To assess the clinical effectiveness of a hospital-based multidisciplinary rehabilitation program (MRP), in a selected population of morbidly obese subjects.
An observational study was undertaken in a population of 59 morbidly obese patients (18 M, 60±10 years, BMI 47±8) with disability and sleep disturbancies (Epworth scale score ≥6). Assessment and correction of OSAS, improvement of exercise tolerance, body weigth and associated psychological features were aims of this MRP. Calibrated dietary intake, twice daily sessions of moderate intensity exercising, twice weekly sessions of psychotherapy have been carried out over 1 month. Polisomnographic assessment and correction of apnea/hypopnea index (AHI) have been performed according to the current guidelines. Lung functions, AHI, 6-minute walked distance (6MWD), boby weight (BW), serum metabolic data (cholesterol, triglicerides, uric acid and glicate haemoglobin), and the quality of life by means of the Sat-P questionnaire have been recorded baseline (T0), at the end (T1) and 6 months after (T2) the MRP.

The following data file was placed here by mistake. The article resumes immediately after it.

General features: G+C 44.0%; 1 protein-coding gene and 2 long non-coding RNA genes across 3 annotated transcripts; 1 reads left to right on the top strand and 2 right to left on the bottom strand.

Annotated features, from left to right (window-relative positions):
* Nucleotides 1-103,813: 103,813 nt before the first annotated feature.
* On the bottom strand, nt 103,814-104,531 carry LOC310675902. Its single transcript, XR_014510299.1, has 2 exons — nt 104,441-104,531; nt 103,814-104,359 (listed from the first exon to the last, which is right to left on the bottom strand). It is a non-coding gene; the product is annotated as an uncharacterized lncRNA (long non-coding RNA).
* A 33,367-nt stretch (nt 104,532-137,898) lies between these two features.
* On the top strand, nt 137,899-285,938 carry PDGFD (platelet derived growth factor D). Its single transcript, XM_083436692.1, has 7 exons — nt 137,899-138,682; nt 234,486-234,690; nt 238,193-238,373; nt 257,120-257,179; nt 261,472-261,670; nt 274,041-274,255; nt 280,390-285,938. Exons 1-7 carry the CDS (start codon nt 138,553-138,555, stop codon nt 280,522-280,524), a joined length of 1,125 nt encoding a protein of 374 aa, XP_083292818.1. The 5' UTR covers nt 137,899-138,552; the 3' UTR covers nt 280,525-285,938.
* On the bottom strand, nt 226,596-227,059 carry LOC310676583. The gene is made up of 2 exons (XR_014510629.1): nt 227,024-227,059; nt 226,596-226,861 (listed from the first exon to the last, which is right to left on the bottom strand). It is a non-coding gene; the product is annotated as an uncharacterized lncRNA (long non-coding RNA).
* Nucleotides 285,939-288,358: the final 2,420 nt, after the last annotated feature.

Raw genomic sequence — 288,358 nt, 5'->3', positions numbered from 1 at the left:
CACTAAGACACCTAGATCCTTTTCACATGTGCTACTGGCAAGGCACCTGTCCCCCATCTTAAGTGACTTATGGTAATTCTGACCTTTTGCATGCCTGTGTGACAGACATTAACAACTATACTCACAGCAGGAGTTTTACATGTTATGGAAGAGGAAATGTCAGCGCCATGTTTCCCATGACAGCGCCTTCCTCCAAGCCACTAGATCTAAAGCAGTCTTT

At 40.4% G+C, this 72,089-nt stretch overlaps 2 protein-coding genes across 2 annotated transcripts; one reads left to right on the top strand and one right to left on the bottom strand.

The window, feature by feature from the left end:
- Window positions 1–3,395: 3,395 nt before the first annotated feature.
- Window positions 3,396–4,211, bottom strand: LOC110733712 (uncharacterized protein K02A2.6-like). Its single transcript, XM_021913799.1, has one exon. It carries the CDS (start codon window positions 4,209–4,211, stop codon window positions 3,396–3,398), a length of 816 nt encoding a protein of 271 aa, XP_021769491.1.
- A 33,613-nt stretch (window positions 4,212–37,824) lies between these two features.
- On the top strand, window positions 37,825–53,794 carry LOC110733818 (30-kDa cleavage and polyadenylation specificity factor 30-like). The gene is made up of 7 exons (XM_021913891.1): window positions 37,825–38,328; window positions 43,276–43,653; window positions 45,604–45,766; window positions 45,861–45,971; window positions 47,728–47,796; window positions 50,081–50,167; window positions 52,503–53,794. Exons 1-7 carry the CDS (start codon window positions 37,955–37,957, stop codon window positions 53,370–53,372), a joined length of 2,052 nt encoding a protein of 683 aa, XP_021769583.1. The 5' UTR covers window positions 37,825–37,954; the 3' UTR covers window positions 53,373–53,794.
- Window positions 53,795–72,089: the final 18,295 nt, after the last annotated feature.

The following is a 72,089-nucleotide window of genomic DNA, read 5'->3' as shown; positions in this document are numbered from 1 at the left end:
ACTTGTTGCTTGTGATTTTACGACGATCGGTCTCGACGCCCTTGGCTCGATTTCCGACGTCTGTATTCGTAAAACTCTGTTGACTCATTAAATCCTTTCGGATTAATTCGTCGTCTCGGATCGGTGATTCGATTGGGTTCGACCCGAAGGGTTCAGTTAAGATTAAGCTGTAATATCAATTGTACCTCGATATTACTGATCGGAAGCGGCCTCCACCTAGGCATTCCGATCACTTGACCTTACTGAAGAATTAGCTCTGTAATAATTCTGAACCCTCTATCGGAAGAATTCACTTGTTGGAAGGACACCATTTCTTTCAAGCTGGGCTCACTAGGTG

Overall, PaO2 improved over time (p<0.01), whereas AHI reduced at T1 and then remained stable at T2; in particular, the percentage of patients with AHI≥10 declined (from 65% at T0 to 20% at T1 and T2), despite 14 obese with AHI≥20 were prescribed to have nCPAP at T1. At T1, 6MWD and BW significantly improved (p<0.005) and then maintained at T2; a significant relationship (r= 0.379, p<0.01) has been found between changes of BW and 6MWD (recorded in between T0 and T2). Sat-P item scores dealing with sleep efficiency, problem solving, and social interactions improved (p<0.01) at T1 and then maintained at T2.
This conservative intervention provides useful short and long-term benefits in morbidly obese subjects with disability and sleep disturbancies.
Comprehensive and multidisciplinary rehabilitation could be a useful medical approach in the long-term management of severely disabled morbidly obese subjects.
Enrico Clini, None.